The Stream, September 8: Climate Change Could Kill a Third of All Global Parasites by 2070

The Global Rundown

Climate change could eradicate a third of the world’s parasites by 2070, according to new research. Deadly Hurricane Irma makes landfall on several Caribbean islands and continues toward Florida. Rebuilding infrastructure in flood-stricken Peru will cost nearly $8 billion. Inadequate sanitation fuels a hookworm epidemic in the southern United States. A “flash drought,” which began unexpectedly this summer, is causing forest fires and crop failures in Montana and the Dakotas.

“It’s a total loss for me. There’s nothing to harvest.” –Rick Kirn, a Montana farmer, in reference to crop failure caused by the “flash drought” that has gripped parts of the northwestern United States in recent months. Montana and the Dakotas took the brunt of the unexpected dry spell and are now dealing with wildfires as well as withered crops. March through July were the third-driest five months on record since 1895 in North Dakota. The Guardian

By The Numbers

34 percent Proportion of residents in Lowndes County, Alabama who tested positive for traces of hookworm. Commonly associated with extreme poverty, hookworm is an intestinal parasite that was thought to have been eradicated from the United States several decades ago. In fact, hookworm remains rampant in areas of the southern U.S. due to inadequate sanitation and exposure to raw sewage. The Guardian

In context: Hookworm infections and sanitation failures plague rural Alabama.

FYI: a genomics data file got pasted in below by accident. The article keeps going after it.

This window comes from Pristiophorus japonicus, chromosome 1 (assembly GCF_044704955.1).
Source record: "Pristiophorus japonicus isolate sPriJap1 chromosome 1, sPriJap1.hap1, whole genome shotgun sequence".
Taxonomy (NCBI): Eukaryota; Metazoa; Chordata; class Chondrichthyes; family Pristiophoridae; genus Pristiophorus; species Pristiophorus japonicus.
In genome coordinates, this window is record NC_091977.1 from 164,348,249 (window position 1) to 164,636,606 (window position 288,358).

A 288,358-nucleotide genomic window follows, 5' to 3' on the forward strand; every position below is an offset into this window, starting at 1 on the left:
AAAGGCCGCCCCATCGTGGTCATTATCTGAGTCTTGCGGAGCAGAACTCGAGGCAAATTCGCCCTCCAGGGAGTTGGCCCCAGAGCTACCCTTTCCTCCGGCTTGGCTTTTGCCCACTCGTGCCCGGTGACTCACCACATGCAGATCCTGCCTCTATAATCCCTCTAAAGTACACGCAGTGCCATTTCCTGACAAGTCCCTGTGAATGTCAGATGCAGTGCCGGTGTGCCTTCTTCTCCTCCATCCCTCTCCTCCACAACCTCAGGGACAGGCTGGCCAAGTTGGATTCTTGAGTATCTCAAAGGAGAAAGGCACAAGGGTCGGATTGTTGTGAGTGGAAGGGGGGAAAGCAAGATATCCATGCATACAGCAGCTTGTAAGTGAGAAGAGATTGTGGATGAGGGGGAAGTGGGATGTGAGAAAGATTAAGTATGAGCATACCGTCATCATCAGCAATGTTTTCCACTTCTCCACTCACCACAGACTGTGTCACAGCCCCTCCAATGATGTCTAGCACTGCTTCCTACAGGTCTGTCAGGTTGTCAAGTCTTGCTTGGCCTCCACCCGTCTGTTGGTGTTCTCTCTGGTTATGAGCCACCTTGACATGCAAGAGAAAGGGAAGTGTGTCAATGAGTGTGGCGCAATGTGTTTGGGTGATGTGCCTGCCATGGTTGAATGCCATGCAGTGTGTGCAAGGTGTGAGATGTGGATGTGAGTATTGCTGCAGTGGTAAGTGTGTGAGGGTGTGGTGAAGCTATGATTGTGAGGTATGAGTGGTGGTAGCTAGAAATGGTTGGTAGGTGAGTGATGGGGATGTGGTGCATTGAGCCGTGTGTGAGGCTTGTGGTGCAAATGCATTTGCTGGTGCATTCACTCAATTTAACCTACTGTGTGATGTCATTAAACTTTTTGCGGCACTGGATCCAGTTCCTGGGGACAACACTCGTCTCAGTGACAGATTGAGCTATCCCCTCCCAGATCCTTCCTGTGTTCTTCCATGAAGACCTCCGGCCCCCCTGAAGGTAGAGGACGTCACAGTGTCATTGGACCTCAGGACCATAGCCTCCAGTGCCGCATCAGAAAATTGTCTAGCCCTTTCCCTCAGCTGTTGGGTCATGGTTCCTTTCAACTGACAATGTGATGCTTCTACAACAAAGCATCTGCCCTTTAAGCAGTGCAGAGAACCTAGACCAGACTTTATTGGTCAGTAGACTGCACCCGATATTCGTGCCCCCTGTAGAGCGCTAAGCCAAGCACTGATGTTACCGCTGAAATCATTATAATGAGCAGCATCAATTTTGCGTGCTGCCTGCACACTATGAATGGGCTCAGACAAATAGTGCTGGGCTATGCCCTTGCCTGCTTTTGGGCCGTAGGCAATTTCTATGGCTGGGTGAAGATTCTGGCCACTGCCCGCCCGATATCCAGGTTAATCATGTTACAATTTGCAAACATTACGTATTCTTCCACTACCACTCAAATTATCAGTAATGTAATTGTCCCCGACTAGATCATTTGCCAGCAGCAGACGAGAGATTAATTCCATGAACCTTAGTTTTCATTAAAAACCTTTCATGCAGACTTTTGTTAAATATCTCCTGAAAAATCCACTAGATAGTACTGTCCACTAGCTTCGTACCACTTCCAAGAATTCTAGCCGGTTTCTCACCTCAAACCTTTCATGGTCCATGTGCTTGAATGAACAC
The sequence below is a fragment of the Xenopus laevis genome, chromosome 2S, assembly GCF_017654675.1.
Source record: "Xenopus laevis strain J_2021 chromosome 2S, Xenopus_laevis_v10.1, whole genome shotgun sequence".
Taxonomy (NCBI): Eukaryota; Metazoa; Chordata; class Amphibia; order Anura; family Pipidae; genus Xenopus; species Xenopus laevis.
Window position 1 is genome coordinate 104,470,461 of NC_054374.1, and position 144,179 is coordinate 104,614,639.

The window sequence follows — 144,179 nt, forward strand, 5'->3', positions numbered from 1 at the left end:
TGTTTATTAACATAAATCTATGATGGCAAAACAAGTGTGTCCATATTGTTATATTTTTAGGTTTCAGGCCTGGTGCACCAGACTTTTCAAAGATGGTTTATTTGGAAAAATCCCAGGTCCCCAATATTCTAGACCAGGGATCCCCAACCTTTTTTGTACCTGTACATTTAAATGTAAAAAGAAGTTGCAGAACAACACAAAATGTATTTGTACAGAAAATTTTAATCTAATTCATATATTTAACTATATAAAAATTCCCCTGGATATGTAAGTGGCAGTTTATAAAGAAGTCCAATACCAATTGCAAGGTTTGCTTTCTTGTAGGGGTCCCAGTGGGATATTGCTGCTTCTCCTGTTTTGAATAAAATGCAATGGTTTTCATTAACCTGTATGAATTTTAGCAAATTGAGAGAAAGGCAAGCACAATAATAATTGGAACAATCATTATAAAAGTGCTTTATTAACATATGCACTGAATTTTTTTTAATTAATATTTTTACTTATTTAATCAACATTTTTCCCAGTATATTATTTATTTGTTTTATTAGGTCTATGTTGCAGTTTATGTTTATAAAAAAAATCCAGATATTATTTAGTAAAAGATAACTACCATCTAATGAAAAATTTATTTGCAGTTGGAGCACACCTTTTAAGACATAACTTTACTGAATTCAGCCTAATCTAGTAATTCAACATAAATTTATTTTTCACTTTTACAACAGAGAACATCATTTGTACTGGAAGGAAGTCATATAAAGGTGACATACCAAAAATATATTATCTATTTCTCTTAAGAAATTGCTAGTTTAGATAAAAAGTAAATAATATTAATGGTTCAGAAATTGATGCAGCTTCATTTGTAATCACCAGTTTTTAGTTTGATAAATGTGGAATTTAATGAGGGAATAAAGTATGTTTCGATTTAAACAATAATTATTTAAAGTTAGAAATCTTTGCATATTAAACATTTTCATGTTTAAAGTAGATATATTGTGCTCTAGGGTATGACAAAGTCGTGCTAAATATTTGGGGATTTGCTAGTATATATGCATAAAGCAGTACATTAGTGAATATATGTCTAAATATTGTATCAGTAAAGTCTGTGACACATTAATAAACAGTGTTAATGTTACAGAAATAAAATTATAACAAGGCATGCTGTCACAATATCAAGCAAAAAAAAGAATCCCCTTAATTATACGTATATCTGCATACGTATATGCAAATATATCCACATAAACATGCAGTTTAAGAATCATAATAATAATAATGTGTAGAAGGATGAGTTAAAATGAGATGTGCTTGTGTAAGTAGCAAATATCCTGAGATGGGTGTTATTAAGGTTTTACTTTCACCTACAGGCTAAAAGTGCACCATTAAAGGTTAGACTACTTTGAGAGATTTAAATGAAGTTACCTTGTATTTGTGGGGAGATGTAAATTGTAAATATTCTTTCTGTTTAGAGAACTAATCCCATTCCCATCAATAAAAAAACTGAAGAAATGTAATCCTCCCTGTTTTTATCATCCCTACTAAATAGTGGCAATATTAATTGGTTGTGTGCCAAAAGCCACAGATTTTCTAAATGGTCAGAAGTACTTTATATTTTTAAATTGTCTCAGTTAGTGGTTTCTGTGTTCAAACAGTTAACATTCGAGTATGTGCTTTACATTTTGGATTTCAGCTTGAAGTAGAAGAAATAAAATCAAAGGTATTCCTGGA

162 Number of people who died during flooding in Peru earlier this year. The floods took place after a warming of the Pacific Ocean caused an unusually severe rainy season. Rebuilding post-flood infrastructure will cost an estimated $7.92 billion. Reuters

In context: Heavy rains unleash mudslides, destruction in Peru.

Science, Studies, And Reports

A new analysis of global parasites revealed that climate change could wipe out a third of all parasites in the next 50 years. Using a collection of 20 million parasites kept at the Smithsonian Institution’s National Museum of Natural History in the U.S., scientists mapped and modeled the future of hundreds of parasite types. Widespread parasite extinction could cause massive disruption to the world’s ecosystems. The Guardian

On The Radar

Hurricane Irma continued its rampage through the Caribbean, devastating Barbuda and the Turks and Caicos Islands. In Puerto Rico, nearly a million households are without electricity. The storm is expected to hit the Bahamas and Cuba next, and make landfall in Florida and Georgia beginning Saturday evening. The New York Times